If Nabucco is in fact a ‘priority project’, and if diversification is indeed Europe’s goal, then South Stream makes no sense. It is a threat to both the European Union as a whole and to the European countries involved in the project. Failure to construct Nabucco would create the perception that the EU cannot succeed in its goals even on its own territory. Countries such as Russia and Iran will conclude that the EU has no solidarity; that it can be divided and conquered. Perhaps most importantly, the realisation of South Stream would perpetuate and expand Russia’s political and economic influence in Europe.
The Iranian Gas:
According to Iran Petroleum Ministry, Iran's proved natural gas reserves are about 1,045.7 trillion cubic feet (29.61 trillion cubic metres) or about 15.8% of world's total reserves, of which 33% are as associated gas and 67% is in non-associated gas fields. It has the world's second largest reserves after Russia.
On July 25th, Iran had signed a preliminary $10 billion deal with Syria and Iraq to export its natural gas under the memorandum of understanding signed Monday by the three countries' oil ministers, a 5,000 kilometre (3,100 mile) pipeline will be built to carry gas from the giant South Pars field.
The gas would be moved through Iraq, Syria, Lebanon and the Mediterranean, with Europe planned as the final export destination. Deputy Oil Minister Javad Owji says the field has enough reserves to feed exports for the next 80 years, at a rate of 250 million cubic meters per day. The project is slated to take three to five years.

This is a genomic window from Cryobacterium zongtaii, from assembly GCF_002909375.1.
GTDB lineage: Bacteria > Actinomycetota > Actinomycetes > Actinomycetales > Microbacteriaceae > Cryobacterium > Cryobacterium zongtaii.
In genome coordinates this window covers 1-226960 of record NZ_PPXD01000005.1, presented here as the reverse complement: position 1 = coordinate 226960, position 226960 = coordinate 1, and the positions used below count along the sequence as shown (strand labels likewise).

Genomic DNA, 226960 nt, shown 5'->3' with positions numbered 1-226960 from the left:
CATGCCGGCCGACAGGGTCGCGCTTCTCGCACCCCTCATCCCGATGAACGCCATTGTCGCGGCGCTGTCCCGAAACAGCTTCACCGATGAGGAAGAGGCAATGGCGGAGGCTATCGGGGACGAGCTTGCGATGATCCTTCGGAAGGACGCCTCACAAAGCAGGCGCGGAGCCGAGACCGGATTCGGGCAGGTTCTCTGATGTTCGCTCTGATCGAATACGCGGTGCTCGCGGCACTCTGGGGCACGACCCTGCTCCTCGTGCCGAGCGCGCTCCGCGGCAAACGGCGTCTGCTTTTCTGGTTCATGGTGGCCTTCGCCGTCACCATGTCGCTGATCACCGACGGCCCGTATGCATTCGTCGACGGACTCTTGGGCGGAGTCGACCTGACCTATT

The deal would also supply gas to Syria, which lacks the kind of oil and gas resources of Iran and Iraq two key OPEC members.
The comprehensive energy partnership agreement Gazprom and the Iranian state company NIOC reached on July 13 is quite significant, given that Russia is supposed to be working with the US and the EU to ensure that Iran has no room to maneuver on its ambition to develop nuclear weapons. While Western firms, most recently Total, are being pressured by their governments to leave Iran and its lucrative South Pars field, Russia’s Gazprom may be positioning itself for a long-term strategic partnership with Iran. In addition to assisting Iran with its much-needed energy infrastructure development, Gazprom also seems interested in a possible gas swap deal under which Iran would receive gas from Gazprom in return for exporting the same amount of gas to Russian customers from the Persian Gulf. The Russo-Iranian MoU additionally suggests that NIOC and Gazprom would establish a joint company, which would undertake projects not only in Iran and Russia, but in third countries, including South American and Asian states.